Evading the Law

Evading the Law

Stolen identity information can be used by criminals to avoid debt collection procedures or prosecution for other crimes. For example, an individual may be stopped for a traffic violation or DWI, and instead of giving his/her own name, the name and other identity stolen from another person are given to law enforcement. In short, criminals impersonate someone else in order to evade authorities.

If you are a university or college administrator, involved with K-12 education, or have teenagers of your own, these programs are for you. Contact the NTICAI to learn more.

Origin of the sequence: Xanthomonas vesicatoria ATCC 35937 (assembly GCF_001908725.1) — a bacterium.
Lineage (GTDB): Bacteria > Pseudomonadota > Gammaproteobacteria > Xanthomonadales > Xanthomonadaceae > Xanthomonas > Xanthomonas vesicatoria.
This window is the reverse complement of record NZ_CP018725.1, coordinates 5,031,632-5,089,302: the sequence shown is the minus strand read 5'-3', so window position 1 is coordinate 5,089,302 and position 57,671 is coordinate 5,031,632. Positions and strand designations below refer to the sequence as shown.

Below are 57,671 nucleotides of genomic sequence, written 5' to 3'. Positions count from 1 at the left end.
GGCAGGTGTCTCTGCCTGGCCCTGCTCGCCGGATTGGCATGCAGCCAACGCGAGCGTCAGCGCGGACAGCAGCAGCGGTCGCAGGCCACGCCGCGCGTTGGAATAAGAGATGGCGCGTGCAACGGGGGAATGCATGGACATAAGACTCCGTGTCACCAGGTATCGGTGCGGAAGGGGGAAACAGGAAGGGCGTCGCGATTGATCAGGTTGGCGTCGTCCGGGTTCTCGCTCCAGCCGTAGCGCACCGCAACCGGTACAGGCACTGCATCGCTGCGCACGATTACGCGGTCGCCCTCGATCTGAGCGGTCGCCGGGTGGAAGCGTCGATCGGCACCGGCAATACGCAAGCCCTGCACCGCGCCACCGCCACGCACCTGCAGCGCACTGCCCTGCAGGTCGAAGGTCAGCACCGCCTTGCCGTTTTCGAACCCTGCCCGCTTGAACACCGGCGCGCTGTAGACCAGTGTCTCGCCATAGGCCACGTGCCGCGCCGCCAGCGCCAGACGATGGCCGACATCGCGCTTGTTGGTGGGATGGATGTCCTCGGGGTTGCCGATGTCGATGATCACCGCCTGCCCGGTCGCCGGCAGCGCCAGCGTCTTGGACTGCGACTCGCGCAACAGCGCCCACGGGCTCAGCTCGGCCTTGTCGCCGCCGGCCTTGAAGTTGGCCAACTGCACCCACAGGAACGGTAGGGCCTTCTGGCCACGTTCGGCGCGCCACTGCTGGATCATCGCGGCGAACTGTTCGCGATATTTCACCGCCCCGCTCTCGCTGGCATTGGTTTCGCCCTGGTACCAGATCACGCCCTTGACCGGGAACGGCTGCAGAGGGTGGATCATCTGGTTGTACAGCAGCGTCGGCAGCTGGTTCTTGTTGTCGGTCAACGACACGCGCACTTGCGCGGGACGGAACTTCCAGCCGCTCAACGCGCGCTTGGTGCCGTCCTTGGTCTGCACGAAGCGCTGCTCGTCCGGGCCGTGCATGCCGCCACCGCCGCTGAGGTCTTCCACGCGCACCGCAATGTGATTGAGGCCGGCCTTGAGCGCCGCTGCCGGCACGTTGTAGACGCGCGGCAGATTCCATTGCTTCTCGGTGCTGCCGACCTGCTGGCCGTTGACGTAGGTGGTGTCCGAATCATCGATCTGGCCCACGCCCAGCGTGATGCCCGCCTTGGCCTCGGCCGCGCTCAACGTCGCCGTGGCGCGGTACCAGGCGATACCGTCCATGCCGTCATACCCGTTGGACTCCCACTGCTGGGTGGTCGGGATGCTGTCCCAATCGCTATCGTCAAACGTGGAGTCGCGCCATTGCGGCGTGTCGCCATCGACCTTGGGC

In some cases, criminals may have false state-issued documents that were made using the identity information of others, which they then present to authorities as their own. When the deception succeeds, the criminal is free of the charge, while the victim may end up with a criminal record; they may even go to prison for crimes they never committed.

Travel documents obtained with stolen identity information can be used by terrorists and other criminals to cross international borders. In the United States, Social Security numbers are especially prized, since they are the chief identifier used for issuing government documents.